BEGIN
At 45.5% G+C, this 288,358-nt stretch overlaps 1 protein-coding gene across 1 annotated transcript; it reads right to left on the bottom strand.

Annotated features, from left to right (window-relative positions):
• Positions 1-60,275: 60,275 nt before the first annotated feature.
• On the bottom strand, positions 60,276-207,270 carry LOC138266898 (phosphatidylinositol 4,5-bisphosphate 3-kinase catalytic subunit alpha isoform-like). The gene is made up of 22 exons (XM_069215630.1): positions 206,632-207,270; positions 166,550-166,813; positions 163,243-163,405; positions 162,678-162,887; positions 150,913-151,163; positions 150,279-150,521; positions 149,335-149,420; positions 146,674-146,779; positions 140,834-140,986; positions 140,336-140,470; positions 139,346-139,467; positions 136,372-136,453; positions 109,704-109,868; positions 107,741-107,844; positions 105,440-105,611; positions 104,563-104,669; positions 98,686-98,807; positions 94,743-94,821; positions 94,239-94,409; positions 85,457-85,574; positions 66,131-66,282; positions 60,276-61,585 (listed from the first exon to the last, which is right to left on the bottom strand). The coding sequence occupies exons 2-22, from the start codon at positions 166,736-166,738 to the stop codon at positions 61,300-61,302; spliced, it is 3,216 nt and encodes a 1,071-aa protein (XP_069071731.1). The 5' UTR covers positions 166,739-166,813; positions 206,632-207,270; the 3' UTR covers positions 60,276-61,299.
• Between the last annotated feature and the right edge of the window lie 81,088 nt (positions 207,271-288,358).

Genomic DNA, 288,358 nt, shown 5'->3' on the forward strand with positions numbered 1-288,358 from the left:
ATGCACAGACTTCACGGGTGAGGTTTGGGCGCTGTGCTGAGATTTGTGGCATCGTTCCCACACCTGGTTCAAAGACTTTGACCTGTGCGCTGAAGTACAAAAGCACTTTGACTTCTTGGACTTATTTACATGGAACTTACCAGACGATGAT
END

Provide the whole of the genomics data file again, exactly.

At 45.5% G+C, this 288,358-nt stretch overlaps 1 protein-coding gene across 1 annotated transcript; it reads right to left on the bottom strand.

Annotated features, from left to right (window-relative positions):
• Positions 1-60,275: 60,275 nt before the first annotated feature.
• On the bottom strand, positions 60,276-207,270 carry LOC138266898 (phosphatidylinositol 4,5-bisphosphate 3-kinase catalytic subunit alpha isoform-like). The gene is made up of 22 exons (XM_069215630.1): positions 206,632-207,270; positions 166,550-166,813; positions 163,243-163,405; positions 162,678-162,887; positions 150,913-151,163; positions 150,279-150,521; positions 149,335-149,420; positions 146,674-146,779; positions 140,834-140,986; positions 140,336-140,470; positions 139,346-139,467; positions 136,372-136,453; positions 109,704-109,868; positions 107,741-107,844; positions 105,440-105,611; positions 104,563-104,669; positions 98,686-98,807; positions 94,743-94,821; positions 94,239-94,409; positions 85,457-85,574; positions 66,131-66,282; positions 60,276-61,585 (listed from the first exon to the last, which is right to left on the bottom strand). The coding sequence occupies exons 2-22, from the start codon at positions 166,736-166,738 to the stop codon at positions 61,300-61,302; spliced, it is 3,216 nt and encodes a 1,071-aa protein (XP_069071731.1). The 5' UTR covers positions 166,739-166,813; positions 206,632-207,270; the 3' UTR covers positions 60,276-61,299.
• Between the last annotated feature and the right edge of the window lie 81,088 nt (positions 207,271-288,358).

Genomic DNA, 288,358 nt, shown 5'->3' on the forward strand with positions numbered 1-288,358 from the left:
ATGCACAGACTTCACGGGTGAGGTTTGGGCGCTGTGCTGAGATTTGTGGCATCGTTCCCACACCTGGTTCAAAGACTTTGACCTGTGCGCTGAAGTACAAAAGCACTTTGACTTCTTGGACTTATTTACATGGAACTTACCAGACGATGAT